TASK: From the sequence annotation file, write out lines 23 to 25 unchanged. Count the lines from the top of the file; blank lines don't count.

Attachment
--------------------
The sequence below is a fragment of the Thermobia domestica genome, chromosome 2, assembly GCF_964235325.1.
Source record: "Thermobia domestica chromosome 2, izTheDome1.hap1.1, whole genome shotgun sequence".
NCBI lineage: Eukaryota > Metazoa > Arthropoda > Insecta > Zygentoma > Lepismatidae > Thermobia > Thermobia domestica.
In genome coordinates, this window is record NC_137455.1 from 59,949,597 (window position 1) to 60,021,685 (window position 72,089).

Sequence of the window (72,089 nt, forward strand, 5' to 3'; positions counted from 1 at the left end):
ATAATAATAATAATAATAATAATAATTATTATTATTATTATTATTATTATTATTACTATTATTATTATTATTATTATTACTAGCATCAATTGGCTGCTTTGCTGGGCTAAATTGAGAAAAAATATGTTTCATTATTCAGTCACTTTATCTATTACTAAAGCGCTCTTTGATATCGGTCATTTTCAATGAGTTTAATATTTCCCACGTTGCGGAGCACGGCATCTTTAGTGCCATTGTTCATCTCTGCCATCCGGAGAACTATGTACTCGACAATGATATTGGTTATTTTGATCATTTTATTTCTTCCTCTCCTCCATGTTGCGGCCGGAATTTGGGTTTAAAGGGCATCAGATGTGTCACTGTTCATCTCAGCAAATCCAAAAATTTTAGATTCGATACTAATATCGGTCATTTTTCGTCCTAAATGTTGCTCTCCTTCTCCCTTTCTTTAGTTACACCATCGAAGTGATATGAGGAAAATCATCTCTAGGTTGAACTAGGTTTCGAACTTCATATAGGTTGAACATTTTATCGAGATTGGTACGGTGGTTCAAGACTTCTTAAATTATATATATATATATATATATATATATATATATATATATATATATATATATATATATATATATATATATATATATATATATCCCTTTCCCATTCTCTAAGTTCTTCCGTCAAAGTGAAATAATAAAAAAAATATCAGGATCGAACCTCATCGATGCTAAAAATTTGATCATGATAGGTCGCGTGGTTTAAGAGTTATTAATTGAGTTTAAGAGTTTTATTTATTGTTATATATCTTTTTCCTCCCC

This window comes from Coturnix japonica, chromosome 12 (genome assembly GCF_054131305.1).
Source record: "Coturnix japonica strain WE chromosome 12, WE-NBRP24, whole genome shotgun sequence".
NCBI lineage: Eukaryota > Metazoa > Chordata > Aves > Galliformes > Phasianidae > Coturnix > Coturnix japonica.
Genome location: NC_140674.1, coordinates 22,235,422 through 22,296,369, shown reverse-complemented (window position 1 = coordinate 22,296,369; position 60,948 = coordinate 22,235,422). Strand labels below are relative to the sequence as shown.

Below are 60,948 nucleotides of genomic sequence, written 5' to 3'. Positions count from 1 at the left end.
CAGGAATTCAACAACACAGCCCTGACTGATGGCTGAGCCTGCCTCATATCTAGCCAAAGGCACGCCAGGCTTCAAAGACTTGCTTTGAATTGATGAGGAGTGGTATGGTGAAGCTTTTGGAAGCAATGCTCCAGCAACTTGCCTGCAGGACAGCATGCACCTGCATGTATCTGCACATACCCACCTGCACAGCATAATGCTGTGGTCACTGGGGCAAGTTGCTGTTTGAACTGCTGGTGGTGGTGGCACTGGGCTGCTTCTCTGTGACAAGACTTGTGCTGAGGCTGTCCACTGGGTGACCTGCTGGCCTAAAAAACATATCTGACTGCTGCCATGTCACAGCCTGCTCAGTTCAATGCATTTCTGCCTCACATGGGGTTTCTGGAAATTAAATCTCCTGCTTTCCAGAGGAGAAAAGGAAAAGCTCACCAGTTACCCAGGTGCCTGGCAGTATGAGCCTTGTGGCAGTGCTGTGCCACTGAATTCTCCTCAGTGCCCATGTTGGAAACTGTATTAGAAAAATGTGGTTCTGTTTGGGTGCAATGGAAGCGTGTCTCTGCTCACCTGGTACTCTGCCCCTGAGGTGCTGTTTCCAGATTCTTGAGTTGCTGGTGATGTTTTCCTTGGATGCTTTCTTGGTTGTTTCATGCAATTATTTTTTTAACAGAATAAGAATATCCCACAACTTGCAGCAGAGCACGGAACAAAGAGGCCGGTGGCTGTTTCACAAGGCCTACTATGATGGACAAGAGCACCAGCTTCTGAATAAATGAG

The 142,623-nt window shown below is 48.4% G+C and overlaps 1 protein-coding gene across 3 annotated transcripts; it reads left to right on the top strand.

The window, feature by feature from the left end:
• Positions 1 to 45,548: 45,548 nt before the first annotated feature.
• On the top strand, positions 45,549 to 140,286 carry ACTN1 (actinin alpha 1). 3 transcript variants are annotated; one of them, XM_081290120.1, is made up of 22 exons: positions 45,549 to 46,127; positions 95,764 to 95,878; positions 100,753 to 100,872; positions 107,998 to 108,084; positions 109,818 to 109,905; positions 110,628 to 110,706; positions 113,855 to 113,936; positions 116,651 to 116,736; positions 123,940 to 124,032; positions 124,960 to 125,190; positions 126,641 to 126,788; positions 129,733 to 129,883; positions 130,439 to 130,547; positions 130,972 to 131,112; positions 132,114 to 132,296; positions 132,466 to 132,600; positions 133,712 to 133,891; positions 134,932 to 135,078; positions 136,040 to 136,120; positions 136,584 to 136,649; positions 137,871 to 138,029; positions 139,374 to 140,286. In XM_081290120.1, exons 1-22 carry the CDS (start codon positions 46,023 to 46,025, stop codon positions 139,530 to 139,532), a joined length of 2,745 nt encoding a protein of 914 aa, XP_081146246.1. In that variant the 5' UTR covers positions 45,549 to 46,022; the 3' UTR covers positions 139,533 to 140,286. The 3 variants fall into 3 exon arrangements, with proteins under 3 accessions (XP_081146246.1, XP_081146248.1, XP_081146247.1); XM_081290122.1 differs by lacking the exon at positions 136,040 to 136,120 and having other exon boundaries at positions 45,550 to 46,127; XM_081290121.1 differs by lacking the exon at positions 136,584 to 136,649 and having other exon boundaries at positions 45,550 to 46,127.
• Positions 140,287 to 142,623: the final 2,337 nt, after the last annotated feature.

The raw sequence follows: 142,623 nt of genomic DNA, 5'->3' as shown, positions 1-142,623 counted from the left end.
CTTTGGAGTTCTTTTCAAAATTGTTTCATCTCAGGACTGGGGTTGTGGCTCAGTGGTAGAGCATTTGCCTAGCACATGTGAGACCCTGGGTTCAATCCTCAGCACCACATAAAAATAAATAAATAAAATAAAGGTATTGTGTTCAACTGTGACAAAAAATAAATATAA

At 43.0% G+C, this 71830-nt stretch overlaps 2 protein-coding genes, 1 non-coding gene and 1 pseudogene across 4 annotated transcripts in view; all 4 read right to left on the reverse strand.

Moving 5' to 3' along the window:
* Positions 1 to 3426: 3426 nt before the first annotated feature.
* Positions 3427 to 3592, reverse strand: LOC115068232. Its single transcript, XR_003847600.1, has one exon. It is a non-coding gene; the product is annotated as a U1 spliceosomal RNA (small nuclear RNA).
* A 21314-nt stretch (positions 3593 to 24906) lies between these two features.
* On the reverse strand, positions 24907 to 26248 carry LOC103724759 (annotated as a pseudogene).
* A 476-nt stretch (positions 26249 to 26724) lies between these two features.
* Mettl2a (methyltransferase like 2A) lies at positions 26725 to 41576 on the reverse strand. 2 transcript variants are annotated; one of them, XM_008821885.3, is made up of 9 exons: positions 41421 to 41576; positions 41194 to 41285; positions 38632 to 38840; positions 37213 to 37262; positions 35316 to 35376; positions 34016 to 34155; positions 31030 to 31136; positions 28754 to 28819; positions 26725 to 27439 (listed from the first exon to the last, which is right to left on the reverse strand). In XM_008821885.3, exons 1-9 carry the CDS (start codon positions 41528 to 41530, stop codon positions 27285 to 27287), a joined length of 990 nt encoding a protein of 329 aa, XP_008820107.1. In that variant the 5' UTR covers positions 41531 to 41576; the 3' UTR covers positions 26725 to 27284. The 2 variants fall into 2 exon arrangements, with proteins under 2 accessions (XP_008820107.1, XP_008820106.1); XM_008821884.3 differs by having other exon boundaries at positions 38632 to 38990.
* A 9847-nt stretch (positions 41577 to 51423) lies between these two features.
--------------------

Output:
* Positions 3427 to 3592, reverse strand: LOC115068232. Its single transcript, XR_003847600.1, has one exon. It is a non-coding gene; the product is annotated as a U1 spliceosomal RNA (small nuclear RNA).
* A 21314-nt stretch (positions 3593 to 24906) lies between these two features.
* On the reverse strand, positions 24907 to 26248 carry LOC103724759 (annotated as a pseudogene).